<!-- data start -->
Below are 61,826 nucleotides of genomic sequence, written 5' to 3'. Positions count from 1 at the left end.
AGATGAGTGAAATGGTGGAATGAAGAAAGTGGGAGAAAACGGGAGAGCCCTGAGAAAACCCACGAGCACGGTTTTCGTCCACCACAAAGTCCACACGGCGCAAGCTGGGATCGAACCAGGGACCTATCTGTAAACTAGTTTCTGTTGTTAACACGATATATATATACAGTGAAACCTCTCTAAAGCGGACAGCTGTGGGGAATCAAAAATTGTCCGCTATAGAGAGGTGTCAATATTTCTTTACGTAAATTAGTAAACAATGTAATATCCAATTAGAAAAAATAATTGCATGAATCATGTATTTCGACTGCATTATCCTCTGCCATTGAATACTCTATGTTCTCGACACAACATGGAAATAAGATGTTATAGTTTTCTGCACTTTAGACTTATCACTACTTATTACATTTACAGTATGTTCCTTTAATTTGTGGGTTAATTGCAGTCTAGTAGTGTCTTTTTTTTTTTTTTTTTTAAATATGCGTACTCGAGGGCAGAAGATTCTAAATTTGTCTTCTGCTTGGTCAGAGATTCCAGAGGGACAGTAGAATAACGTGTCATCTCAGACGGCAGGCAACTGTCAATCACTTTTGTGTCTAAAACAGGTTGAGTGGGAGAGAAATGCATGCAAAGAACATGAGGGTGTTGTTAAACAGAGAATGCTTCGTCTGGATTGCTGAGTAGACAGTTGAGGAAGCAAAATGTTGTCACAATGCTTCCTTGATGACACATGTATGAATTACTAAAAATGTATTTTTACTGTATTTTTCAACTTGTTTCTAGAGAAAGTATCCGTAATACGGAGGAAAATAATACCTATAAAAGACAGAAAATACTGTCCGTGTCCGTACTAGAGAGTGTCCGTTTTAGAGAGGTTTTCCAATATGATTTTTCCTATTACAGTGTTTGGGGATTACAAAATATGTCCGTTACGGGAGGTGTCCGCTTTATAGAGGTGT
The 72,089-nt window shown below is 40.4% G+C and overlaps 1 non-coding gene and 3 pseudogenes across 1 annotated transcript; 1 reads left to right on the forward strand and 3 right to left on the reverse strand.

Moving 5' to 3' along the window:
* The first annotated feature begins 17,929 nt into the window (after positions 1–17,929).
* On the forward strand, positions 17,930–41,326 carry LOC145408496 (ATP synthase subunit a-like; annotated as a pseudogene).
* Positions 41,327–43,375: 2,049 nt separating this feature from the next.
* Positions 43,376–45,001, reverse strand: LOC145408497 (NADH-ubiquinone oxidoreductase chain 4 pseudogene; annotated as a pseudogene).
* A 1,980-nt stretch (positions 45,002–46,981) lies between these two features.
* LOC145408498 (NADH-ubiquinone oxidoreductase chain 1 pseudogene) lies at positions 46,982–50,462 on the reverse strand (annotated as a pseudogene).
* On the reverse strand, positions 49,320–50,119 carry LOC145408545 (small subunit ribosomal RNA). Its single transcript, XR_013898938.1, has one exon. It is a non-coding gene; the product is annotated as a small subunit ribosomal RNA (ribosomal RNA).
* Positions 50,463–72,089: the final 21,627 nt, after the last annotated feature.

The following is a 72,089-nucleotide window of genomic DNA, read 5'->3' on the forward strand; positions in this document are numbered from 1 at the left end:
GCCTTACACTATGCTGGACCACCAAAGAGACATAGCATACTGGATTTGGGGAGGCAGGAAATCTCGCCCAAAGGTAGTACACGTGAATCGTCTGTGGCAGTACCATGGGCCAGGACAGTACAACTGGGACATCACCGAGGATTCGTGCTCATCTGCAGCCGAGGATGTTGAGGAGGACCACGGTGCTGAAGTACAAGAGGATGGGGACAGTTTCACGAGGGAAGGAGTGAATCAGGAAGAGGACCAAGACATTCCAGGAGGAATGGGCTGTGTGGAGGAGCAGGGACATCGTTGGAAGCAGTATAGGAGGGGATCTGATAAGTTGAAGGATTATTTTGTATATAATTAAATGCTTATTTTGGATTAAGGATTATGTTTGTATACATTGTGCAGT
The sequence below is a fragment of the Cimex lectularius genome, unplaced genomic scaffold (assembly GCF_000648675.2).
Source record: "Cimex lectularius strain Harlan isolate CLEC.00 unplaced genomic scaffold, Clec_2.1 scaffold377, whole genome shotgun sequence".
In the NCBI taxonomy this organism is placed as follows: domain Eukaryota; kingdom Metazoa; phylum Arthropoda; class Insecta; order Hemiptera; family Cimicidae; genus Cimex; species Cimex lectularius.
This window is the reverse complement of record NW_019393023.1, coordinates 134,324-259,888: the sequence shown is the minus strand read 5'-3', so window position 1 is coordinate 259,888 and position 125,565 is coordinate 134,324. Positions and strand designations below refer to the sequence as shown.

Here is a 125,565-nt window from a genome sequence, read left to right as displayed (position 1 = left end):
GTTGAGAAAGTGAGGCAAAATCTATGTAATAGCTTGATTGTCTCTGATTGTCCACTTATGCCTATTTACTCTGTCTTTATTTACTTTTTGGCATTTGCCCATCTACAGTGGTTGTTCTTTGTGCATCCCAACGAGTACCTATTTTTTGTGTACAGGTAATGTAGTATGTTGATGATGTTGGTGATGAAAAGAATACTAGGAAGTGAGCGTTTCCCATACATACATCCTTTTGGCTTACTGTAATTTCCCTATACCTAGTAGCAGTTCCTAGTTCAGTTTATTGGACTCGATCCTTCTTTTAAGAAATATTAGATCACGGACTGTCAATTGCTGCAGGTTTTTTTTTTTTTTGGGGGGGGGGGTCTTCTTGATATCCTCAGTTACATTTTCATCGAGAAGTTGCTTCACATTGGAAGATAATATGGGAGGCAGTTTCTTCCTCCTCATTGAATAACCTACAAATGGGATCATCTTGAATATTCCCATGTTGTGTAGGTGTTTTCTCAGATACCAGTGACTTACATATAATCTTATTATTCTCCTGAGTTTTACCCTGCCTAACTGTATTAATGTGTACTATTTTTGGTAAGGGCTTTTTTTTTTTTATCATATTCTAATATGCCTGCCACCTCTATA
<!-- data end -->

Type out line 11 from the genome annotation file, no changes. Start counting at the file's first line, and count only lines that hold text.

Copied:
* On the reverse strand, positions 49,320–50,119 carry LOC145408545 (small subunit ribosomal RNA). Its single transcript, XR_013898938.1, has one exon. It is a non-coding gene; the product is annotated as a small subunit ribosomal RNA (ribosomal RNA).